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Businesses Make Sustainability A Priority

By Johanna Cano, posted Oct 1, 2021
Wes Carter, president of Atlantic Packaging, is shown at the company’s headquarters in Wilmington with its sustainable products. (Photo by Michael Cline Spencer)
As an avid surfer, Wes Carter has traveled around the world surfing. Over the years during his travels, he noticed an alarming trend: The world’s oceans were getting dirtier.
“I became more and more aware that these places I’ve been going for the last 20 years were getting more and more proliferated by plastic pollution,” he said. “It would be the most beautiful places on the planet, and I was just seeing plastic everywhere.”
Over 300 million tons of plastics (half of which are single-use items such as shopping bags, cups and straws) are produced every year. Of this, at least 8 million tons of plastic end up in the ocean every year, according to a report from the International Union for Conservation of Nature.
As the president of Wilmington- based Atlantic Packaging, he realized he was in the unique position of changing not only how his company operates, but also encouraging others to help reduce plastic waste in the ocean.
Since then, Atlantic Packaging, a packaging and equipment distributor, has adopted more sustainable and environmentally friendly practices at its facilities throughout the U.S.
“When it comes to sustainability, it’s a multi-pronged strategy,” he said.
The company reports its carbon emissions; it has committed to install solar panels throughout its network with the goal of using 50% renewable energy by 2023; committed to being fully carbon neutral by 2030, electrified its fleet of vehicles, used energy-efficient lighting, committed to being a zero-waste facility, among other efforts.
In addition, the company has been adapting its products to be more sustainable. In 2020, it launched Fishbone, a recyclable can carrier that replaces the traditional plastic ring handles used to hold together cans.
“There’s another product that I’m really thrilled about; Amazon is actually buying a lot of them and a lot of our other strategic customers. It’s called the EverTech mailer,” Carter said. “It’s the first-ever paper-fiber- based padded mailer.”
Another key initiative for the company is A New Earth Project, bringing together surfers and the industrial packaging supply chain with the goal of reducing ocean plastic waste.
The organization, started in February, is a collaboration between Carter and surfer, photographer and documentarian Peter King.
The initiative hopes to help reduce the production of single-use plastics and clean up the oceans. Partnerships are a key component, he said.
“What we’re trying to do is encourage massive collaboration across the entire supply chain,” Carter said.
The role that Atlantic Packaging can have the most impact in is preventing plastic production in the first place.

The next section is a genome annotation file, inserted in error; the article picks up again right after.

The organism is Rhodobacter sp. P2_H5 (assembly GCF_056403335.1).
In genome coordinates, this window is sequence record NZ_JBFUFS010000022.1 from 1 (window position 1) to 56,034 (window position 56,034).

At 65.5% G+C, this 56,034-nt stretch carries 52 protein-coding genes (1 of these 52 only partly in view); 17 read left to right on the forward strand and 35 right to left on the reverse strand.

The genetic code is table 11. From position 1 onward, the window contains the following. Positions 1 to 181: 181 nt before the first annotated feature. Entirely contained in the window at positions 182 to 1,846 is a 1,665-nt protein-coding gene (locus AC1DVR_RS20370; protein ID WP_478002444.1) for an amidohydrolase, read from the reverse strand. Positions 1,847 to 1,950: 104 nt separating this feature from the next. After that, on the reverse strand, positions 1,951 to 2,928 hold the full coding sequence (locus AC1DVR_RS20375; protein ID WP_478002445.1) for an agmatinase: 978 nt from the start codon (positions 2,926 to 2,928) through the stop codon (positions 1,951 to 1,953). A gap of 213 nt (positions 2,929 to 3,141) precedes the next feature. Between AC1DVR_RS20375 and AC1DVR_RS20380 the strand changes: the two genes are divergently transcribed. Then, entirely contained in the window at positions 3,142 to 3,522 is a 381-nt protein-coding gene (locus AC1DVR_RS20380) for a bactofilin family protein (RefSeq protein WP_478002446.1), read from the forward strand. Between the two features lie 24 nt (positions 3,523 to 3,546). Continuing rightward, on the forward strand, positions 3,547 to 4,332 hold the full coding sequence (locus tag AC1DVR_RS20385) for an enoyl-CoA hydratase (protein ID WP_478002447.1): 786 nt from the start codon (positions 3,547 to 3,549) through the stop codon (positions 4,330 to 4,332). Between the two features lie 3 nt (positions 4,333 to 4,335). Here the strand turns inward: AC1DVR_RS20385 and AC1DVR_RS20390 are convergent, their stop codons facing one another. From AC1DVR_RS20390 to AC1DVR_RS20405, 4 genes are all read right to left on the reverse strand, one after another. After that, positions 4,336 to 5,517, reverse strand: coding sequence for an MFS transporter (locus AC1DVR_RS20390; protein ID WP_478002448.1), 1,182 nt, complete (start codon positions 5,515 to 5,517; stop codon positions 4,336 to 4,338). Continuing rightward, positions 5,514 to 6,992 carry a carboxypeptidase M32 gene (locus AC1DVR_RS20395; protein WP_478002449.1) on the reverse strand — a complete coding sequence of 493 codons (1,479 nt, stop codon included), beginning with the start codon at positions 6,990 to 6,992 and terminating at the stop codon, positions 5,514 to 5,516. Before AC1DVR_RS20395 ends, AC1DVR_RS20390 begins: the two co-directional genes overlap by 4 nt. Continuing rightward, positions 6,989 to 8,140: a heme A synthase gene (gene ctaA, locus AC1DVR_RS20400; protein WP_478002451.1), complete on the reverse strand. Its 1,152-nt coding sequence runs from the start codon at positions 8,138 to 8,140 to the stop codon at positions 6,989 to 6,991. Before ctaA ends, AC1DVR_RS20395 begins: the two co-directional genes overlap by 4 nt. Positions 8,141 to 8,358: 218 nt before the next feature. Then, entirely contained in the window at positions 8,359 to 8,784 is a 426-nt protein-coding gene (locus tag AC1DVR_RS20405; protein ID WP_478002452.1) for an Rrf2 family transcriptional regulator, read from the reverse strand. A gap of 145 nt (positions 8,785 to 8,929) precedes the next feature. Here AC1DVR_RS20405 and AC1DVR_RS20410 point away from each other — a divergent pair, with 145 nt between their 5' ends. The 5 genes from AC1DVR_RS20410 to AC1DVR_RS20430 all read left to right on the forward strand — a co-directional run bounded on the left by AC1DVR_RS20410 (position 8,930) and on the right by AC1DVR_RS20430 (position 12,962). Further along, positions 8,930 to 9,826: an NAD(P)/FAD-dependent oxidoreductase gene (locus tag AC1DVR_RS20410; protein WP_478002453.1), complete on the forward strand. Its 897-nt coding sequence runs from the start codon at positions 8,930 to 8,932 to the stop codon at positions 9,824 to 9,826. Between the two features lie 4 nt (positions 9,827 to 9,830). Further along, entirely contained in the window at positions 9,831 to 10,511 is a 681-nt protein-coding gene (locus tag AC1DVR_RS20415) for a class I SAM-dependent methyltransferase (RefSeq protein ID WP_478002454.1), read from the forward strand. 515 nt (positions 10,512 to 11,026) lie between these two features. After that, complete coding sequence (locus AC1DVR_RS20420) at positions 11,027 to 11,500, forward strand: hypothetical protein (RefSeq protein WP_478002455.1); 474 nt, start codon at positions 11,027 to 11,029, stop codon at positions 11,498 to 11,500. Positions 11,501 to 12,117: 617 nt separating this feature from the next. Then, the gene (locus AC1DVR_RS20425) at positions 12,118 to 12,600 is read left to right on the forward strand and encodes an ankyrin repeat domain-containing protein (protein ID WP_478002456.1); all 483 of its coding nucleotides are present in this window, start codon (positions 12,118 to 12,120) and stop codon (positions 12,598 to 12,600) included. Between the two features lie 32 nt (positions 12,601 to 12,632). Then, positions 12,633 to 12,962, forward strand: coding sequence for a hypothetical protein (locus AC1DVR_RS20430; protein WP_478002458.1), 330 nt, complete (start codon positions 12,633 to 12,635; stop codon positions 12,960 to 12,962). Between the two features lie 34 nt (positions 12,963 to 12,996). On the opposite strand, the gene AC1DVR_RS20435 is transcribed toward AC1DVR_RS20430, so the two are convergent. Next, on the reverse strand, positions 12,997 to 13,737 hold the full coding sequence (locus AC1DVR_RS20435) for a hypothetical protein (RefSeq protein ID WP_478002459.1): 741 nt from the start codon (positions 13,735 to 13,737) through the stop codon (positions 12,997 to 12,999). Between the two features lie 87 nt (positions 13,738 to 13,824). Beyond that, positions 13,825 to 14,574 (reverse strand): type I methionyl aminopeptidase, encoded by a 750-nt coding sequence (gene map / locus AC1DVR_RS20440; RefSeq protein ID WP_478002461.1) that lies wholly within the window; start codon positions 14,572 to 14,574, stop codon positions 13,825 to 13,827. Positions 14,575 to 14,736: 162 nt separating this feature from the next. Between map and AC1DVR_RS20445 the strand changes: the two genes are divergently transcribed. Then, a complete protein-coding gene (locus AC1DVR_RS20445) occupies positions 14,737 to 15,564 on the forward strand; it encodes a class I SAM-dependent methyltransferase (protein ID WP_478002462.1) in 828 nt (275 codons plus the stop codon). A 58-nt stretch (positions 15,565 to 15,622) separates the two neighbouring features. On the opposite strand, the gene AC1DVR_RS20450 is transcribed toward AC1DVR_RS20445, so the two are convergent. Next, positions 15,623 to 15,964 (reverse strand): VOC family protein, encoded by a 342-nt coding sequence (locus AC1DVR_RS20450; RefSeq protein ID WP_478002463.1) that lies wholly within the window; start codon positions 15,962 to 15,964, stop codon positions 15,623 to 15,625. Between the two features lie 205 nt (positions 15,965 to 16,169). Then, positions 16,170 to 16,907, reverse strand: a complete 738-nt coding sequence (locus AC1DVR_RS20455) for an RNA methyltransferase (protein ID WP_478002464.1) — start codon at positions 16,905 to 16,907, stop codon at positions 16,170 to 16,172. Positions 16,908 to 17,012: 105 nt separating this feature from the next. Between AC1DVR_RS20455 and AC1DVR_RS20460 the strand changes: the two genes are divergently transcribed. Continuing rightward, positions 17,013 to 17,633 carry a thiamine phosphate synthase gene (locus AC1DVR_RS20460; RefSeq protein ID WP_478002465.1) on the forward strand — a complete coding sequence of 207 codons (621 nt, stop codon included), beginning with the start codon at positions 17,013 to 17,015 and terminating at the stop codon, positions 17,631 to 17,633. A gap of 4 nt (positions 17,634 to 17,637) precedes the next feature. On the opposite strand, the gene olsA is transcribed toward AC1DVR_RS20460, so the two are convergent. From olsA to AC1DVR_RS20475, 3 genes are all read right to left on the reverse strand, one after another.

“If we can move from things like single-use plastic to more fiber-based, paper-fiber based options, that are more recyclable and more quickly biodegradable or compostable, we can really stem the tide of plastic pollution,” he said.
Another aspect of A New Earth Project is a documentary being worked on that will showcase the surfing community as advocates for cleaner oceans.
The film will be a 10-part series slated to air on a streaming platform next year.
Locally, there have been efforts to increase sustainability.
The city of Wilmington adopted a resolution to encourage businesses to become Ocean Friendly Establishments by avoiding plastic waste and providing compostable alternatives to single-use plastics.
One Wilmington business that has already been implementing sustainable practices is Sealevel City Vegan Diner. Owned by Kelsey Gibbs and husband Scott Key, the restaurant has been using sustainable practices since opening in 2020.
“[We’re] just trying to do better, be less trashy and live slightly more right by nature,” Gibbs said. “We had an opportunity to buy our favorite restaurant; cue a full-on family career change. This was going to be an even bigger challenge when at home I was striving to live a zero-waste lifestyle.”
The restaurant composts all food scraps and paper towels from bathrooms, uses compostable bin liners and to-go ware and recycles items with the county and university. In addition, a vegan diet helps reduce ocean waste.
“While the ‘no straw’ movement gained lots of attention, a huge amount of plastic in the ocean is fishing nets, not straws,” she said. “Just in the past 30 years, there’s been a massive decline in the fish populations that are popular for human consumption. Want to save the oceans? Don’t eat the fish.”
Being environmentally friendly does come with certain challenges, which could be improved with more access to recycling and composting.
“Composting is easy and diverts tons of waste from the landfill, but I wish it was more encouraged and accessible to more people,” Gibbs said. “There are issues with food packaging and recycling. Only two of seven types of plastic are recycled in our county facility. No. 5 plastics are widely used in food service containers, but New Hanover County doesn’t process that type right now, so it goes to the landfill.”
While Carter recognizes that there is no silver bullet on how to solve world environmental issues, it’s important to be a voice.
“We’ve gotten ourselves into a position to have a real impact on something that’s really important for all future generations and that can have an impact globally,” Carter said.
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